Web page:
To give anything less than your best is to sacrifice the gift.
-Steve Prefontaine
Make it simple, but significant.
- Don Draper

Wednesday, September 24, 2014

Prefontaine Memorial 10K - Year 5!


When I started running in September of 2009 I had no idea what I was doing. I had no idea how to possibly run AND breathe at the same time. People don't run in cotton t-shirts?? People rub what where?? Gels? What the heck is a Garmin?? Professional runners, what?!? I quickly learned about all of those things non-runners are clueless about, but I also needed some inspiration. Someone to look up to when I'm struggling and needing motivation to just keep pushing. If you've ever read this blog or even looked in the room I am sitting in right now, you'll know that Steve Prefontaine is and always will be my running idol! I rarely repeat races, but the Prefontaine Memorial Run every September in Coos Bay is the one race I will not miss. I could be pregnant and waddling, I'll still do it. I could have something broken and I would make sure I am racing. This is MY race rain or shine. Healthy or not. I will always be there!!


This was my fifth running of the Prefontaine 10K. It is such a wonderful atmosphere and experience every year. The volunteers are so happy to be there, and some even know Pre himself! This year I talked with a lady that went to school with him and her friend used to date him back in the day. It's just a wonderful small town race where we people show up from all over just to run in honor of Pre. This year's bib #1 was a guy that checked every day to register as soon as it opened ... and he came all the way from Brooklyn, New York just to run. That right there shows you the influence Steve Prefontaine has on the running community even now!

For the first time I arrived in Coos Bay feeling relaxed. Maybe it just takes 5 years to get me to calm down. I ate a full bagel, banana and half a pack of Clif shot blocks. That is more than I've ever had for any race including my marathons! The weather was crazy warm before the start but we didn't mind. We joined in with all the buzz at the start area, dancing along with the DJ and people watching. At 9:30 the art museum opened and we slipped in to go check out the Prefontaine exhibit. It was nice being in there all alone just taking some time to soak up all things Pre and get my head ready for the race.

At 10 o'clock The Final Countdown started playing, just like it does every year. This year, however, our race was started by none other than Linda Prefontaine, Steve's younger sister! It was surreal to be looking up at her as I crossed the finish line, but also super cool! I was casual and didn't go into stalker mode or go cry on her shoulder again like I did a few years ago. ;) So now the race....


The only flat part of this course is the last lap on the track at the end. Once that shot gun goes off you are already starting at a minor incline that only continues to grow for over a mile. I've been training on hills a lot hoping to tackle this course. I have also been sidelined with training due to my Meniere's Disease. Life has gotten busy and stressful, which is sadly a trigger for my Meniere's episdoes. This day was not any different. I was happy and relaxed, but still suffering. Not gonna lie - this race was my most difficult so far of all my years running it. From before the gun went off until well after I crossed the finish line I was dealing with pretty bad vertigo and vision problems. I made it a whopping half a mile before I had to allow myself to walk. Heat, hills, vertigo -- I was just overwhelmed and had to have some quiet Me time.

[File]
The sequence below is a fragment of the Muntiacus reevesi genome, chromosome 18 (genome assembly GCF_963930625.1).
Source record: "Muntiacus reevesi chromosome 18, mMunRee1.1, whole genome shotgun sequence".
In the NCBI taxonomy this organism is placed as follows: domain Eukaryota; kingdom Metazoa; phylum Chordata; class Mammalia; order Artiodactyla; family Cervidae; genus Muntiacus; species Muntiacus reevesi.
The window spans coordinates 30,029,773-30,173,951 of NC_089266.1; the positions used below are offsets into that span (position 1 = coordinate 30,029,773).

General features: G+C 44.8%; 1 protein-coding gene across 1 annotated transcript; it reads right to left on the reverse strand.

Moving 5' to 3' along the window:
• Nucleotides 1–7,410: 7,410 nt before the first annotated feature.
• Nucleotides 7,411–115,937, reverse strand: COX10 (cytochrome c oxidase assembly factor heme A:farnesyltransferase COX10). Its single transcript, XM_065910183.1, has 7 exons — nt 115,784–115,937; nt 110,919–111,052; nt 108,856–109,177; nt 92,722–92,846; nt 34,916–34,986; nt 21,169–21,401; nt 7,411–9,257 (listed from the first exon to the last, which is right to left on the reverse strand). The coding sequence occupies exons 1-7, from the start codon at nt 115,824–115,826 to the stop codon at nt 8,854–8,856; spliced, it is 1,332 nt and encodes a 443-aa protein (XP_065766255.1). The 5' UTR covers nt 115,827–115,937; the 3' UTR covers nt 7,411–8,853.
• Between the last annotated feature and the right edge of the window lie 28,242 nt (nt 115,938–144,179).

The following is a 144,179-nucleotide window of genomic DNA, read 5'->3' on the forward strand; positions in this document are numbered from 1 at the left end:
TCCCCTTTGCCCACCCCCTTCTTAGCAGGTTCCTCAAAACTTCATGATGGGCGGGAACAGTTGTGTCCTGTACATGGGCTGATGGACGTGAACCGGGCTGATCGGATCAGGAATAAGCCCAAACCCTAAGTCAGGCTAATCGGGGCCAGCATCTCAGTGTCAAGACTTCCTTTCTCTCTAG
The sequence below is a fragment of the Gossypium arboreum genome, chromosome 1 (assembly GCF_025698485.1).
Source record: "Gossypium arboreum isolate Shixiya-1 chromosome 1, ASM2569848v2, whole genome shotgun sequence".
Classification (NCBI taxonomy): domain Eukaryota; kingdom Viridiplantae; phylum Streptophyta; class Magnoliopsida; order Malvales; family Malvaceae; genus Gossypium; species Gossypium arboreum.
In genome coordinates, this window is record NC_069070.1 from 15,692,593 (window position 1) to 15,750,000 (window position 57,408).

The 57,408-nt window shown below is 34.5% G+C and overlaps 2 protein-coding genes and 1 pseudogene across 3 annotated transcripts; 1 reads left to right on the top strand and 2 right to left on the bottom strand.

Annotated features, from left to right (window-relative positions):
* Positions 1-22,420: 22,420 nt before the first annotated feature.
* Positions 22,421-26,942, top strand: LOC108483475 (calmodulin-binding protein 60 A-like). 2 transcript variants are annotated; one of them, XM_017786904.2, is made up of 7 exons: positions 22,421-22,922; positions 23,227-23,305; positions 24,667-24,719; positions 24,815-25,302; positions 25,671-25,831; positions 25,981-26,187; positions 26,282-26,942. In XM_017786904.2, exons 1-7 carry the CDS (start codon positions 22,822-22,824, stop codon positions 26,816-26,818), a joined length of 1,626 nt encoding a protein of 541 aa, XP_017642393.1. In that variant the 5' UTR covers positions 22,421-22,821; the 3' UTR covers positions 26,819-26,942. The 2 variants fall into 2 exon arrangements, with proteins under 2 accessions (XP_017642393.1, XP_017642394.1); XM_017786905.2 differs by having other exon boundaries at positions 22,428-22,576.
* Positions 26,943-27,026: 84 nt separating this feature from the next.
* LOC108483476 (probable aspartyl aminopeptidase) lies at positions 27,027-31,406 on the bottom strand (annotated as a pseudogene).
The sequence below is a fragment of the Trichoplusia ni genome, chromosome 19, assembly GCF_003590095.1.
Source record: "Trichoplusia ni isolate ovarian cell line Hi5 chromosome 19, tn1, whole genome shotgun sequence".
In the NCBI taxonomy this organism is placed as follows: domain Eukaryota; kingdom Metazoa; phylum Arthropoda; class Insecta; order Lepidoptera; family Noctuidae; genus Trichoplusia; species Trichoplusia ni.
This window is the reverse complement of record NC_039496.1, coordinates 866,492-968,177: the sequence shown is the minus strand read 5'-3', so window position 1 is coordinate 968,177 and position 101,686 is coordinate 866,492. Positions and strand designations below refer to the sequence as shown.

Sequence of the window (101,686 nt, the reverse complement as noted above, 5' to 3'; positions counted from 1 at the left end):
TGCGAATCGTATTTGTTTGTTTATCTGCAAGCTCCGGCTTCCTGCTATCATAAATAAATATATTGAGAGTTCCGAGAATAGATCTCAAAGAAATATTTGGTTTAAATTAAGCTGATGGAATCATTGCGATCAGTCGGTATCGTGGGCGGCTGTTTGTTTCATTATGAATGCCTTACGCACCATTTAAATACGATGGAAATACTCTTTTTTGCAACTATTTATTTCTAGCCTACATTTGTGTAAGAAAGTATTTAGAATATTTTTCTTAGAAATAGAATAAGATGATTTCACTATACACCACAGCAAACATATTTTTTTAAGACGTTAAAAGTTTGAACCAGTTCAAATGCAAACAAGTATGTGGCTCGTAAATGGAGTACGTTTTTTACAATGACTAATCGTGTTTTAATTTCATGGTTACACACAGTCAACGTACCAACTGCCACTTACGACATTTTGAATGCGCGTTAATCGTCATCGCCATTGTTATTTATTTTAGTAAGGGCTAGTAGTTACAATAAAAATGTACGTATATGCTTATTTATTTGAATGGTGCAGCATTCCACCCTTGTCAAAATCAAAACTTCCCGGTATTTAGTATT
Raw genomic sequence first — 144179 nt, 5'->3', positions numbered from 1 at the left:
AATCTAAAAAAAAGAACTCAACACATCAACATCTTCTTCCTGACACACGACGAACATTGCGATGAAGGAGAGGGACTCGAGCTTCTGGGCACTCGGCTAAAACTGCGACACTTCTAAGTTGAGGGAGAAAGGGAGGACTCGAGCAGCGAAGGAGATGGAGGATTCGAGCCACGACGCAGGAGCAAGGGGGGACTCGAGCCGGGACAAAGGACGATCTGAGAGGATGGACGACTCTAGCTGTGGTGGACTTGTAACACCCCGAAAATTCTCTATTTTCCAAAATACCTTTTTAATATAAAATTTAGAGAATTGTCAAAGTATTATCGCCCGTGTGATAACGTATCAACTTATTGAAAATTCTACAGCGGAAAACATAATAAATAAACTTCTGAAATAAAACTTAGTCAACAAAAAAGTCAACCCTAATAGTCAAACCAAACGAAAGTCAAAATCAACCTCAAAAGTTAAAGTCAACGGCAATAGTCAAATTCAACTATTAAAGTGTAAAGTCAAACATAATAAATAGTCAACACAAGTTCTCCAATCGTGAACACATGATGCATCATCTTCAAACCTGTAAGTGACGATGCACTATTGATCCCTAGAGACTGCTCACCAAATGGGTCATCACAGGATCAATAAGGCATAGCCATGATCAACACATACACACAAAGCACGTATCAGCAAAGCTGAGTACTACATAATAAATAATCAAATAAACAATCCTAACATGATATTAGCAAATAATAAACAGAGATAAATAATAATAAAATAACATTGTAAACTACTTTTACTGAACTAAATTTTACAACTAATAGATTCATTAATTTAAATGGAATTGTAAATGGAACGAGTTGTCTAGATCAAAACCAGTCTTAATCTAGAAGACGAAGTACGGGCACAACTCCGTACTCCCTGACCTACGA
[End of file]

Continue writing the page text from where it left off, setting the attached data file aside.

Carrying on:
After my first water stop I just let my legs go. My Garmin got lost with its satellite somewhere so I can't even tell my actual pace. But I know I was hauling ass running DOWN Agony Hill. After that it was just a battle. Myself versus Ocean Boulevard. Thank goodness Man Friend was with me. Multiple times I had to grab onto him so I wouldn't fall down. He was good at just putting a hand on me to make me feel more steady when I had to walk. It was emotionally pretty taxing since this is not a race I wanted to literally fall over during! All things considered I am happy with how I did and I how I didn't let myself back off, even during the dizzy moments that forced me to walk and stumble around.

The volunteers were great as usual. We had plenty of water and spectators with hoses ready to cool us off. And just like every year, I found nice runners to have mini conversations with - and as per usual that always happens on the way back UP Agony Hill!  This was my strongest finish other than in 2012 during marathon training. I powered up the last mini hill and kept steady on the track. An older man felt me coming and sped up a bit. I was going to let him have it, but then I got more steam and just steadily pushed though. So yes, I did pass that man in his 70s and the one in his 60s. Go me! 

We crossed the finish line with Linda Prefontaine standing at the sides. It's probably best I didn't see her there at the time! History shows I would have started crying! My time was far from spectacular but this year I didn't care at all. I was so happy to just be there and to be able to do something Pre never did. I tackled his course during 6.2 miles of vertigo and confusion. Take that!!

And now I end with this photo. Every time I run as a character it seems that suddenly that character is now available in tech materials or the costumes appear out of the woodwork. I keep noticing it. This time I HAVE to point it out. Notice the outfit I wore last year (the bottom photo). Now look at this year's race participant tech shirt (the above photo). Notice any sort of coincidence?!?! I predict pirates on next year's shirt - which wouldn't be too far fetched since Pre was a Marshfield High School Pirate!




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